Plum Run Prairie
138 Acres in Adams County
A Tall-Grass Prairie in Adams County. Located outside of Peebles, just off of Mendenhall Road, Plum Run Prairie is only a few miles north of another Arc of Appalachia preserve, Ka-ma-ma Prairie. Despite the two prairies’ close proximity, their botanical assemblage of plants is strikingly different. Whereas Ka-ma-ma Prairie is known as a short-grass prairie, the most drought-resistant of all prairie types, well-adapted to thin infertile soils; Plum Run is a tall-grass prairie. Its dominating Indian Grass and Big Bluestems wave tall above one’s head and give evidence to the deeper, richer soils that sustain them.
An Exceptional Prairie Worth Saving. Plum Run Prairie is one of the larger prairies remaining in the state, and one of the few such large tracts found in southern Ohio. This is truly an exceptional prairie, the site having been officially listed with the Ohio Division of Natural Areas and Preserves as one of the top 40 sites worthy of protection in all of Ohio. At nearly 140 acres, with at least forty acres pristine, and the remaining acres in the farm coming back into prairie even without intentional management, this site has the potential to be among the largest tall grass prairies in Ohio. Read More About Ohio’s Vanishing Prairies.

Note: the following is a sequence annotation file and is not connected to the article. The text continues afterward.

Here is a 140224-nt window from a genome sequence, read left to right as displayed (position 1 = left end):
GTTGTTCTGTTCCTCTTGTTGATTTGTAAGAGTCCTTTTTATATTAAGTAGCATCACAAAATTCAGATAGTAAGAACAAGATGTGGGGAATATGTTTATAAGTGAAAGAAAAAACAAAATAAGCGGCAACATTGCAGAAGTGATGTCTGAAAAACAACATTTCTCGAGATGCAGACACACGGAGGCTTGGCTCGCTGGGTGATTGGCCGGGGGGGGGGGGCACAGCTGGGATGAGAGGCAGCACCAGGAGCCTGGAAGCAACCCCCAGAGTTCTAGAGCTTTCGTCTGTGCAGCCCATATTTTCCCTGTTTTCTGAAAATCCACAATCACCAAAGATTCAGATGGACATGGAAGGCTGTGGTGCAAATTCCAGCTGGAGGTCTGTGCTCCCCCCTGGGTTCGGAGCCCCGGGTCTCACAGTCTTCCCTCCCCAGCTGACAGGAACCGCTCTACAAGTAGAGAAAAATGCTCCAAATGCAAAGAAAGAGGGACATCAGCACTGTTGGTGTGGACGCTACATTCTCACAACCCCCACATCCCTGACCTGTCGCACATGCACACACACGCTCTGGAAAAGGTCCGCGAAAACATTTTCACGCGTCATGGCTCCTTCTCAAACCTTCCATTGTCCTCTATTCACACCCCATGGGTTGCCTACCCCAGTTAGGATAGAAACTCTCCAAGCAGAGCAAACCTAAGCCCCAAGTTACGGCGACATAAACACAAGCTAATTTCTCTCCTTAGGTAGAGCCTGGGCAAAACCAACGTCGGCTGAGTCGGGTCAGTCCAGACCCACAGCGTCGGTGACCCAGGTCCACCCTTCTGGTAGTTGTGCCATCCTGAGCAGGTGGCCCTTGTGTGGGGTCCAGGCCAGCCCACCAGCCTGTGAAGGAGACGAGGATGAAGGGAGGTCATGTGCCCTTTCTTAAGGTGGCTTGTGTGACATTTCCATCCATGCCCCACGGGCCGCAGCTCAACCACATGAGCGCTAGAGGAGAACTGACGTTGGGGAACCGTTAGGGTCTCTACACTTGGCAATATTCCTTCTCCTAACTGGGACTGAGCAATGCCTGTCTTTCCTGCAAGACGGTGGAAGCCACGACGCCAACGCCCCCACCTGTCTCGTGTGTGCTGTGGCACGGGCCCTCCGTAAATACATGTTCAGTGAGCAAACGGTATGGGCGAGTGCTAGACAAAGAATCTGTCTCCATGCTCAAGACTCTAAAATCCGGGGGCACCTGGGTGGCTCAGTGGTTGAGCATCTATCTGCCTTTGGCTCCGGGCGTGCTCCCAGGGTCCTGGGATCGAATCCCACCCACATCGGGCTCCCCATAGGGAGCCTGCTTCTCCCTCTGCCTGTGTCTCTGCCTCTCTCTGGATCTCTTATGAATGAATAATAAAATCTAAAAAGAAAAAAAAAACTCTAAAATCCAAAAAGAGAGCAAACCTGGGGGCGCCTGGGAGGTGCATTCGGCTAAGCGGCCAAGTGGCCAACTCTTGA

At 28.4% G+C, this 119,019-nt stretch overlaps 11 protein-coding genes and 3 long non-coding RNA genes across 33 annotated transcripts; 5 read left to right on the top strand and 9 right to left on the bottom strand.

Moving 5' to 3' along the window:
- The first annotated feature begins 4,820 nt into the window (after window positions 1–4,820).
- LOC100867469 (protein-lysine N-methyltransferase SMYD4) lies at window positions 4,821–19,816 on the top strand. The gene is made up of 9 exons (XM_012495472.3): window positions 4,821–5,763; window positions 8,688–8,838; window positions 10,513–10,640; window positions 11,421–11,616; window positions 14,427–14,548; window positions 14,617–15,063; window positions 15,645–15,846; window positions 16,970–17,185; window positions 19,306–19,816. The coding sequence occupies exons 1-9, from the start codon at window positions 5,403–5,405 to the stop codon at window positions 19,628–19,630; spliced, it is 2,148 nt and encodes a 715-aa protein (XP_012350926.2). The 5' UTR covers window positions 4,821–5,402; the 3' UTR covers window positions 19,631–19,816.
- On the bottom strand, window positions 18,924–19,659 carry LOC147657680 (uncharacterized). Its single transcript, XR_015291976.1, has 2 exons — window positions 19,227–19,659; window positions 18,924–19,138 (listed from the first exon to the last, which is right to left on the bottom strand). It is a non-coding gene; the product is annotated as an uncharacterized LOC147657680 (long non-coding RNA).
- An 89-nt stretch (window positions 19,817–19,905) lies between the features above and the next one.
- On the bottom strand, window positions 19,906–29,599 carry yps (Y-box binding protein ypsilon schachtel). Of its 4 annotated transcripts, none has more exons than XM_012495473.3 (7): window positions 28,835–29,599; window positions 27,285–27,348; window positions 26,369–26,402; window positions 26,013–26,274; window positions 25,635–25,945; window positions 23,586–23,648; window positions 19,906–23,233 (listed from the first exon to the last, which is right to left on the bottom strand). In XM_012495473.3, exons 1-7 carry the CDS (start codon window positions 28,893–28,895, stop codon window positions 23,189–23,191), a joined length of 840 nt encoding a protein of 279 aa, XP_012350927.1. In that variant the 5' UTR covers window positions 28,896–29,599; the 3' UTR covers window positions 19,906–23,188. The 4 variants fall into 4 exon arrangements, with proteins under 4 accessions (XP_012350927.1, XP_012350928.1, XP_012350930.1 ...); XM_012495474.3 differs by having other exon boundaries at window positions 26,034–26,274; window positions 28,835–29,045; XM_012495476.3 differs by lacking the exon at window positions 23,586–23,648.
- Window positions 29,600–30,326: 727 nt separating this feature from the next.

Protecting an Extremely Endangered Plant. Eleven state-listed species are found at Plum Run Prairie, the most notable being Plantago cordata, or heart-leaved plantain. This extremely endangered plant grows in clear small stream beds with no history of water flow disturbance. At one time heart-leaved plantain was scattered throughout the state, but due to stream disruption, it can now only be found in the Plum Run drainage and two other small sites, where it is declining throughout. Click here to learn more.
A Secure Home for a Rare Butterfly. Dotting the open fields are numerous Allegheny Mound Ant colonies, a signature species of the prairie. One of the prairie’s many rare butterfly species is the Edwards’ Hairstreak, which feeds on young scrubby oaks. Completely dependent on these ants, the nearly helpless caterpillars are guided up the trees by the ants to graze during the day, and escorted back to the colony beneath the ground at night to protect them from predators. Without having prairie habitat to provide secure homes for the mound building ant, the rare Edwards’ Hairstreak could possibly perish from the earth.